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  • Your Reaction Matters

    I’ve always thought this meme was so funny! I love all nursing memes, but I especially relate to this one as we’ve all had those emergency calls that we try to make sound low key to keep the patient from perpetuating the condition.

    On my unit the other day, we heard the alarms on our monitor screen only to look up to see real v-tach with a patient’s heart rate at 210s-220s. For the medically less-inclined, this is very bad, so following this was the immediate run to the patient’s room to check a pulse and symptoms.

    To nurses who can relate—it was that moment when the monitor is not just reading artifact. It is real vtach!

    Upon the rush in, thankfully the patient had a pulse with no pain or symptoms. It was still pertinent that we get the patient out of the arrhythmia; however, it could have been a lot worse.

    That being said, I will never forget the patient’s confused look back at us all running in with concerned looks.

    The poor patient had no clue what was going on, but became frightful because of our emergent faces. No symptoms except for now a rush of anxiety.

    That is why I always remind myself: as a nurse, my reaction matters. 

    With patients, we aim to create a rapport with patients. We aim for our patients to trust us.

    With this trust comes the trust in whatever reaction is presented.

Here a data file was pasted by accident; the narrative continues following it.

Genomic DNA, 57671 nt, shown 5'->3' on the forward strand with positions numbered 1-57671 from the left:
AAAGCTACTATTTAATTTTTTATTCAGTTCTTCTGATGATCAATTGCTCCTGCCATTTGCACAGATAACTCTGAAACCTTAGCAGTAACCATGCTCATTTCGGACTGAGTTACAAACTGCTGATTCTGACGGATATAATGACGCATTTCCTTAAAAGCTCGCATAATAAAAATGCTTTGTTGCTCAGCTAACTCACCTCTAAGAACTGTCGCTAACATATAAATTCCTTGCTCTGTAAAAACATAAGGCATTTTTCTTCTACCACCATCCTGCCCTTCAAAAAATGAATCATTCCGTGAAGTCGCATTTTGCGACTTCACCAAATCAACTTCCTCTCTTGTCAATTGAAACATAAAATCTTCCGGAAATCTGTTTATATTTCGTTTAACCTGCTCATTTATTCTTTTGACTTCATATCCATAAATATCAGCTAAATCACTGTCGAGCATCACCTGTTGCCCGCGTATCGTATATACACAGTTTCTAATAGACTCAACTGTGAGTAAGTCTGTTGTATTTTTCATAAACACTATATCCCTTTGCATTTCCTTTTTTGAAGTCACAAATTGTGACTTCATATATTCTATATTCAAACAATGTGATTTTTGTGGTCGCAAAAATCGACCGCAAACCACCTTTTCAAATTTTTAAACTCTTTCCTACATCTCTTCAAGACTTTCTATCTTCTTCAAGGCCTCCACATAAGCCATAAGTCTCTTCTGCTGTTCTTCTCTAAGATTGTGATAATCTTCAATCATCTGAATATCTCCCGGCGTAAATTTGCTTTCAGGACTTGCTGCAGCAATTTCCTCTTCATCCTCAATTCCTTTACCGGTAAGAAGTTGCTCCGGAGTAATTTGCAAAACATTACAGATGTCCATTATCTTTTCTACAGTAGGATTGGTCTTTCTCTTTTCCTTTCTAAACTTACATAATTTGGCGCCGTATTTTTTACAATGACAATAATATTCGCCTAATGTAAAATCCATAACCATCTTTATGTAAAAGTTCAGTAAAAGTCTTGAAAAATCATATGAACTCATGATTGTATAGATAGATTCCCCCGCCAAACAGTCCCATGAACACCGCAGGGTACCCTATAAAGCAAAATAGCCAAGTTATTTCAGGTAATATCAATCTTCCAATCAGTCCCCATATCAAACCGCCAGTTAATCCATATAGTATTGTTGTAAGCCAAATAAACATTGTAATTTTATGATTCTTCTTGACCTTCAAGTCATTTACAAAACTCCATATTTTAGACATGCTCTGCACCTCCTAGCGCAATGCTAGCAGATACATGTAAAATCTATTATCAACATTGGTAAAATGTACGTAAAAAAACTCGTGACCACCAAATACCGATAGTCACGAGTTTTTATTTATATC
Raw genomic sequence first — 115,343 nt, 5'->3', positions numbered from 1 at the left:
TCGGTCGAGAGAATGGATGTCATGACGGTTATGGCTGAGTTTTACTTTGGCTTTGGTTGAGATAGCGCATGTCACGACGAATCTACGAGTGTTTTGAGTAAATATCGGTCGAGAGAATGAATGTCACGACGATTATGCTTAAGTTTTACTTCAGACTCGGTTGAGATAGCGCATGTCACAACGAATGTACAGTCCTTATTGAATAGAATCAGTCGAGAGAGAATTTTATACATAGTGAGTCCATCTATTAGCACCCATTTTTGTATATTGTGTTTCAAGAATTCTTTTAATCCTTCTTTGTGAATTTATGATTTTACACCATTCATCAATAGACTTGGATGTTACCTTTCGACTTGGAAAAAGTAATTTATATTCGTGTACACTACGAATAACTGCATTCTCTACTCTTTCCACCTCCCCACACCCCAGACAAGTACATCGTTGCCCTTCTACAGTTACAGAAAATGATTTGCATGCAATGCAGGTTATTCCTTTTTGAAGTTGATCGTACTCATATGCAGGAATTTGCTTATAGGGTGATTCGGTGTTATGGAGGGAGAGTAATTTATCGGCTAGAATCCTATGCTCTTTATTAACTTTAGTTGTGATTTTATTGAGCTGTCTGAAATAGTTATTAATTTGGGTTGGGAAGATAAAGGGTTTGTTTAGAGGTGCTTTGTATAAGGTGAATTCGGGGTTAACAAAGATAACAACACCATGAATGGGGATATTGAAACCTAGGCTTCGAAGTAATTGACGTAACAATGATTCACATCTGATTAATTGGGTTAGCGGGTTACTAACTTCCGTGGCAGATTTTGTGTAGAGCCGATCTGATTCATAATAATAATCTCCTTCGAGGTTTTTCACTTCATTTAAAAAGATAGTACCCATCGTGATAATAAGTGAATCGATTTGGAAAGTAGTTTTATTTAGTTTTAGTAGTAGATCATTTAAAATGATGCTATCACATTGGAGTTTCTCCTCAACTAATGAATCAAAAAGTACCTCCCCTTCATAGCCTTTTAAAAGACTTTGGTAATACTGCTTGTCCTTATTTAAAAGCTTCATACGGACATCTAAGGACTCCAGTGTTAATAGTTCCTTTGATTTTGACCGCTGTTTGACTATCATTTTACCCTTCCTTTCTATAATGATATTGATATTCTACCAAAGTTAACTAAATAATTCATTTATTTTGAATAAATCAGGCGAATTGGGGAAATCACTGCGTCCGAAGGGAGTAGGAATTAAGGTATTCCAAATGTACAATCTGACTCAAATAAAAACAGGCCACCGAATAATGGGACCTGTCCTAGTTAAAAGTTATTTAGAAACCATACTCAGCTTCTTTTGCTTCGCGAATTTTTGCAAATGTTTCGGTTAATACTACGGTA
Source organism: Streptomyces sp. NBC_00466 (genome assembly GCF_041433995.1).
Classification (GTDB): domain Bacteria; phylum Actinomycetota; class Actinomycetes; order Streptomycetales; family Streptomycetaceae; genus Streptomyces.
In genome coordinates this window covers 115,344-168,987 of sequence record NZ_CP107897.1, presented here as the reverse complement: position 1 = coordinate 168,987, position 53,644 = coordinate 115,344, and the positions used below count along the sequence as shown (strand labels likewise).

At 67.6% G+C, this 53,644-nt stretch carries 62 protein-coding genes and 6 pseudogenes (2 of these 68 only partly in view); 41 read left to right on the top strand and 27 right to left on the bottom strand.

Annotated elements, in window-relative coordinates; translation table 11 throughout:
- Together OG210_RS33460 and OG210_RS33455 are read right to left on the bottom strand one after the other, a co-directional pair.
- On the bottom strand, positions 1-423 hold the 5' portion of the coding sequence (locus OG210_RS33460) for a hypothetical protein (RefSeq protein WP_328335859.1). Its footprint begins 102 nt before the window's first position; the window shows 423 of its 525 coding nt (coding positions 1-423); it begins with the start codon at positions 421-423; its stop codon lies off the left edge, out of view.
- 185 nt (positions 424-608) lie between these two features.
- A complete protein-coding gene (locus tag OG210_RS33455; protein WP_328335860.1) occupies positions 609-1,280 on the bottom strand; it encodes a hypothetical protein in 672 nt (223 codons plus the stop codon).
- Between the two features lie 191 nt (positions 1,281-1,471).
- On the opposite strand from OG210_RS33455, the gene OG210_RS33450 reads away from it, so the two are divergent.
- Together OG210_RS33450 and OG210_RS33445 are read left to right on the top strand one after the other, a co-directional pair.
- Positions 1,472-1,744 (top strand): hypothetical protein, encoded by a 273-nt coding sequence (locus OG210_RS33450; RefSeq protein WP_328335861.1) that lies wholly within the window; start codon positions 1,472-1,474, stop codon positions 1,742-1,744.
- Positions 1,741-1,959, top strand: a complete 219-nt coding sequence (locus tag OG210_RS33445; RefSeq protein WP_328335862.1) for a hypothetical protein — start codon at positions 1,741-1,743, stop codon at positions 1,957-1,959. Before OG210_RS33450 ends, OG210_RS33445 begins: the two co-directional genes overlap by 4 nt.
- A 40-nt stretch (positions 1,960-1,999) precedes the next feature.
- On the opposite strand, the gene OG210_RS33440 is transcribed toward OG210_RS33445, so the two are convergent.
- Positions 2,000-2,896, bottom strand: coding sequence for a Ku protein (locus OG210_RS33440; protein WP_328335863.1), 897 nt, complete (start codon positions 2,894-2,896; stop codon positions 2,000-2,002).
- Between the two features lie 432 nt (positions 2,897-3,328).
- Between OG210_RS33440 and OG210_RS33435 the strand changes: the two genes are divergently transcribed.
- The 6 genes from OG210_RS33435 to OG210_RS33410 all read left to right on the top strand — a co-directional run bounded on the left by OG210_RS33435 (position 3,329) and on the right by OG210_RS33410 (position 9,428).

An acutely ill patient needs a glimpse of hope, a glimpse of light, and a message to hold on to. If the nurse presents an anxious message in body language, that is what they hold on to.

    Your reaction matters. 

    As I’ve said, not only is being a nurse teaching me lessons with patients (and patience!), but these messages carry over into life.

    In life, your reaction matters. 

    In all things, the way we respond is important.

    Sometimes life will get us down, but it does not have to bring us down as a person.

    When times are getting hard, when an emergency happens, when things are frustrating — your reaction matters.

    Do not let it completely derail you — rather face it and handle the situation. 

    I do this by reminding myself to rely on the Lord’s promises. He promises us in Psalm 55:22, “Cast your cares on the Lord and He will sustain you; He will never let the righteous be shaken” (Psalm 55:22). While I may feel my strength failing, the Lord is strong and will sustain us through the anxious moments that threaten to derail us.

    The Lord promises to deliver us, and this creates a strong foundation that allows for a calm, efficient reaction to any emergency with a patient or unfortunate event. 

    I also always pray before work, which you can read about here. This helps me in those emergent situations.

    The Lord is the strongest when we feel the weakest if we just turn to Him. Your reaction matters including who is turned to in the midst of the hard times.

    Here is to all the nurses and to everyone—that we may react appropriately even when times may be difficult.

    Love always,

    Katie Girl

     

     

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